The 3 Most Important Positions in Weightlifting
In all the debate (bitter feuding) over technique in the interwebs, rarely have I read a reference to the position of the bar over the base in relation to the pull. For me it is the most relevant point in the entire discussion. People talk about flat-footed pulling versus driving through the ball of your foot and the effect on bar speed a lot, but in all the caterwauling about catapult, triple extend, jump & shrug, yada yada yada, few have mentioned the effect of a particular technique on the position of the bar over your base of balance–your feet, between the ball of your foot and your heel.
It does not matter how high the bar is driven if it is out of position. If you can’t meet the bar in balance and act on it, you’re just treating the barbell like a shot, throwing it up and watching helplessly as it falls. The biggest factor in putting the barbell in the right place to do something with it is the position of the bar over your base of balance, getting it there and keeping it there as long as possible.
You might think the starting position would be big on my list of three, and while I do think there are better starting positions, several variations of the start have been successful, from Norik Vardanian’s high hip start (favored by current USA national team coach Zygmunt Smalcerz) to a standard start to a hip position so low that the shoulders start behind the bar. As long as you can effectively sweep the bar in and over the base, the start works. But you have to hit that first vital position, at the knees. . . .
I’ve used this sequence before because Darrel Barnes has one of the best pulls of any American lifter–or any lifter anywhere for that matter. Look at the third photo in the sequence. Darrel is able to sweep the bar deep over his base because he got his shins to vertical. His weight is shifted slightly to his heels and he has used his lats to push the bar very close, almost touching skin. That shins-vertical part is essential; the bar is positioned directly over the middle of the base. It cannot go deeper than that as you’d have to go through flesh and bone to get the bar over the heel. Most lifters find that undesirable. Darrel has the bar as far back over his base as it can go.
Okay, the bar is over the middle of the base. It is crucial to keep it there. Even if you got to this point perfectly, you can still screw up. We have to keep the bar over the middle of the base. If at this point you leave your shoulders forward and attempt to drive the hips to the bar, you will drive the bar forward, either to the front of the base (ball of the foot) or beyond it. The effort here must be to raise the torso and get the torso vertical behind the bar. This brings the bar right back to the hips in the snatch or top of the thighs in the clean & jerk; most important is that this movement keeps the bar right over the middle of the base or, for some lifters, gets it even a bit deeper over the base. The knees will be re-bent and in front of the bar. The torso will be vertical and behind the bar.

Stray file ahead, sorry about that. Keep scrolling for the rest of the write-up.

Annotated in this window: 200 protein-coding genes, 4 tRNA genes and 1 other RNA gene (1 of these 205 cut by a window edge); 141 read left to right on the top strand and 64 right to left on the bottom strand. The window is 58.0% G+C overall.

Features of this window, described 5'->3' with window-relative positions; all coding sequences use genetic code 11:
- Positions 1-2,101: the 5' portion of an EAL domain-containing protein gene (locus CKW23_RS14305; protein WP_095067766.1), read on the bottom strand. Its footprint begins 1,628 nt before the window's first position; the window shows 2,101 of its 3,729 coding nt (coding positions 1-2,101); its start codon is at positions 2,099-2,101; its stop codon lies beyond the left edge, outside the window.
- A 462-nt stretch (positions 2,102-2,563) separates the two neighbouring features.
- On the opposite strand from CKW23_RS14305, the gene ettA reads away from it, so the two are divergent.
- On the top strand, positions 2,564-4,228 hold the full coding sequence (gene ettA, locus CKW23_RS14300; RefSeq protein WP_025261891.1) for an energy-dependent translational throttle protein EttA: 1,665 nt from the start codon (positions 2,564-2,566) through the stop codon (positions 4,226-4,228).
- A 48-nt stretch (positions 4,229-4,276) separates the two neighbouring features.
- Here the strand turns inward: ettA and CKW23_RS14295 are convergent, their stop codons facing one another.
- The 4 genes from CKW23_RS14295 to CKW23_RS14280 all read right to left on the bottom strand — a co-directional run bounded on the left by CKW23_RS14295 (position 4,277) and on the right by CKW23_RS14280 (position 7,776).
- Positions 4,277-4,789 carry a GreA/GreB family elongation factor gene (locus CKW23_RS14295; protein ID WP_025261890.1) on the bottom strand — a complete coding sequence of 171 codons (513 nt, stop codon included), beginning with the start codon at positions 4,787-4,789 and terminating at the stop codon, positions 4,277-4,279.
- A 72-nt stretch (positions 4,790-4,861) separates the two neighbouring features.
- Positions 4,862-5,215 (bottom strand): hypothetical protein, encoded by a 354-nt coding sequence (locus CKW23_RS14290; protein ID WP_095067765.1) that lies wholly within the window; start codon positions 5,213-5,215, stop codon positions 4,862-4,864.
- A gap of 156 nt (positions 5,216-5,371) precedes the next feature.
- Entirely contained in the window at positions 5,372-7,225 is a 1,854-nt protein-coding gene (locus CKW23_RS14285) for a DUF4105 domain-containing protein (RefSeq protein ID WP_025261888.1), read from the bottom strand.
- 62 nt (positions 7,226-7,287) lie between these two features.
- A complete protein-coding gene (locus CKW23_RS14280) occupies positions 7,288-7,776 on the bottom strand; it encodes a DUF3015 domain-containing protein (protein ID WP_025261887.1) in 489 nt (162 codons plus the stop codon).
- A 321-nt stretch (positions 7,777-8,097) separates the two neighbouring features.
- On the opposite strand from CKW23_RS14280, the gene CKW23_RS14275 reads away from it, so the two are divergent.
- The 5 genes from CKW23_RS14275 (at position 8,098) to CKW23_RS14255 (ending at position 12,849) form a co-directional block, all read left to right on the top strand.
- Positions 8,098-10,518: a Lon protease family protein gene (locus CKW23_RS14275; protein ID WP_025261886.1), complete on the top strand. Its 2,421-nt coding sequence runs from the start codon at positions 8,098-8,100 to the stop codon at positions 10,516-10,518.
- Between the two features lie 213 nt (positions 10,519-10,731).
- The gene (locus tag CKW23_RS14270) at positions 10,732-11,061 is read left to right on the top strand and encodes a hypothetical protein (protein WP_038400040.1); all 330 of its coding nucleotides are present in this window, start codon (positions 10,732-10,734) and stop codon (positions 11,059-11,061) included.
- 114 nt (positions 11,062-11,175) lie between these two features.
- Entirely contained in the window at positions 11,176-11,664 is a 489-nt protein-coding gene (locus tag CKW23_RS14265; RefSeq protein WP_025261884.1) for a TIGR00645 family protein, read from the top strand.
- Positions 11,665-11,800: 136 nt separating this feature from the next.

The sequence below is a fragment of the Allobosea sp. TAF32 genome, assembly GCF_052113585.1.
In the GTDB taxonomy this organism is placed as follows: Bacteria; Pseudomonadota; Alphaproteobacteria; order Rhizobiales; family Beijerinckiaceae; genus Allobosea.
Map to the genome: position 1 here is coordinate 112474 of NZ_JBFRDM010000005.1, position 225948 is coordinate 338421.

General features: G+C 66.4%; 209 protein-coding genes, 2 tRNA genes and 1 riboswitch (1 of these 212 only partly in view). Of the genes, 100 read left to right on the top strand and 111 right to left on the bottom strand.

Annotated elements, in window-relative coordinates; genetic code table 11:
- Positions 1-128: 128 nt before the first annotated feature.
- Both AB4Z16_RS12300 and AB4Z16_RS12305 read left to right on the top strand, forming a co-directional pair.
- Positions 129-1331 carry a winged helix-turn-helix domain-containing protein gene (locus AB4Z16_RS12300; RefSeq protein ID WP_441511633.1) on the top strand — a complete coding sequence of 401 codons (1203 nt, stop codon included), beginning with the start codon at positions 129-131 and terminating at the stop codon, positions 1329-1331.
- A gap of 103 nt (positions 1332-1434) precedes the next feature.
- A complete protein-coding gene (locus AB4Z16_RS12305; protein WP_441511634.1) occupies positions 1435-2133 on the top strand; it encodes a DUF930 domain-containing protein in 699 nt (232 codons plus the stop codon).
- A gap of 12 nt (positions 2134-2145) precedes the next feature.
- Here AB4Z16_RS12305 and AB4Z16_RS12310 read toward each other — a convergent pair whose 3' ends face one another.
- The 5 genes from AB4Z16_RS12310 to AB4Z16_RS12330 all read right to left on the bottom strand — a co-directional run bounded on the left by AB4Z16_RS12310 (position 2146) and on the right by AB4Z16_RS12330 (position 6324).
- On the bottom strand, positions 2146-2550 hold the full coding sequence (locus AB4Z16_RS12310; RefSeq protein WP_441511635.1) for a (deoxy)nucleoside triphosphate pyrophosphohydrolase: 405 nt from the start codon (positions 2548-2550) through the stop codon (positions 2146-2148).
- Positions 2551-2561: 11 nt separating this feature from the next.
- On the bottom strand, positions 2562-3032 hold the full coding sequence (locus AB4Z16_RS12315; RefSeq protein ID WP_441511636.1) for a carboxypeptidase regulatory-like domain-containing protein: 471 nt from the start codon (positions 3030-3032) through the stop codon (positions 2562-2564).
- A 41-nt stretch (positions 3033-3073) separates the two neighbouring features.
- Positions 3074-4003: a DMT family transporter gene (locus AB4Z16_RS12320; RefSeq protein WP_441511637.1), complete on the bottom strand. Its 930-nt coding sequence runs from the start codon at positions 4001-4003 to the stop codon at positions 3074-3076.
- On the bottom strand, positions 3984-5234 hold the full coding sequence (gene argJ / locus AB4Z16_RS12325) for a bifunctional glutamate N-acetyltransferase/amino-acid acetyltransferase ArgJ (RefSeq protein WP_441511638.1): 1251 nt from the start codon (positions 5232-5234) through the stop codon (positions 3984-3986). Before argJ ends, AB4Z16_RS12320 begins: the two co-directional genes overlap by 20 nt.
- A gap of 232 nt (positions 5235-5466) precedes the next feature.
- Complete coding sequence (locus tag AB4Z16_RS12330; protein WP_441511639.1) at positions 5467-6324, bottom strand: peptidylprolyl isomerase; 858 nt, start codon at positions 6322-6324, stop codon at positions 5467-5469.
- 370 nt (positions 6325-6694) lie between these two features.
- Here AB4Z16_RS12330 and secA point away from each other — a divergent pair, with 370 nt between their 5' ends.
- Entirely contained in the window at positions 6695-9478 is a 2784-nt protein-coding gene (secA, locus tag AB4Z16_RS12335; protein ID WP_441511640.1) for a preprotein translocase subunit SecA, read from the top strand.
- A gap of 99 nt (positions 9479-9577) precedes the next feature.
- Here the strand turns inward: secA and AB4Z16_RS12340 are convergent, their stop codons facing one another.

Cameron Swart (above) and Caine Wilkes (below) both hit the second vital position pretty much perfectly, Cameron in pic 4 and Caine in pic 6. Their heels are down, although many lifters can hit this position on the balls of their feet. What is critical is that the bar is still over the middle of the base or deeper, and the torso is vertical behind the bar, heels down or not.
From here the lifter’s legs are employed to drive the torso/bar up. Driving up from position 2 will have the lifter finishing the pull in more or less a straight line, shoulder, hip, knee and ankle joints a lining up and leaning back about 5 to 10 degrees–vital position number 3. This angle, too, is vital. The backward lean clears the hips from over the middle of the base so the bar can move more or less straight up, rather than being driven forward. This makes the task of keeping the bar close much easier.
In pic 5 above (and in all the sequence shots) you will see that same slight lean backwards, all the big joints–shoulder, hip, knee and ankle–lining up in a straight line. The slight backward lean has another positive side effect: it leaves the lifter slightly out of balance backwards, forcing the lifter to reflexively withdraw the hips and begin the descent under the bar in perfect timing, while the bar is still going up.
This backward lean creates a bar path unlike the classic Soviet S-pull of the 70s and 80s. Rather than the bar being momentarily driven forward of the base at the top of the pull, the lean back allows the bar to stay over the base of balance. Forgive my poor art skills, but the drawing below should help illustrate what I mean.
The net effect of this pull is that the lifter’s feet will move back an inch or two to re-establish the base of balance where he/she has sent the bar. I consider this to be ideal.
I have employed the back-half drill extensively to get my lifters to this kind of pull. Getting a lifter to position 2 with the balls of the feet on the ground is very difficult to achieve, so I take the balls of the feet away. Will that make them “jump” from their heels when they get back to the floor? No, not in my experience. Many still drive through the ball of the foot, or at least have the heels pop up off of the floor at the end of the pull.
Look at each photo sequence and compare your positions to these three. If you aren’t hitting them, I believe you are falling short of your potential.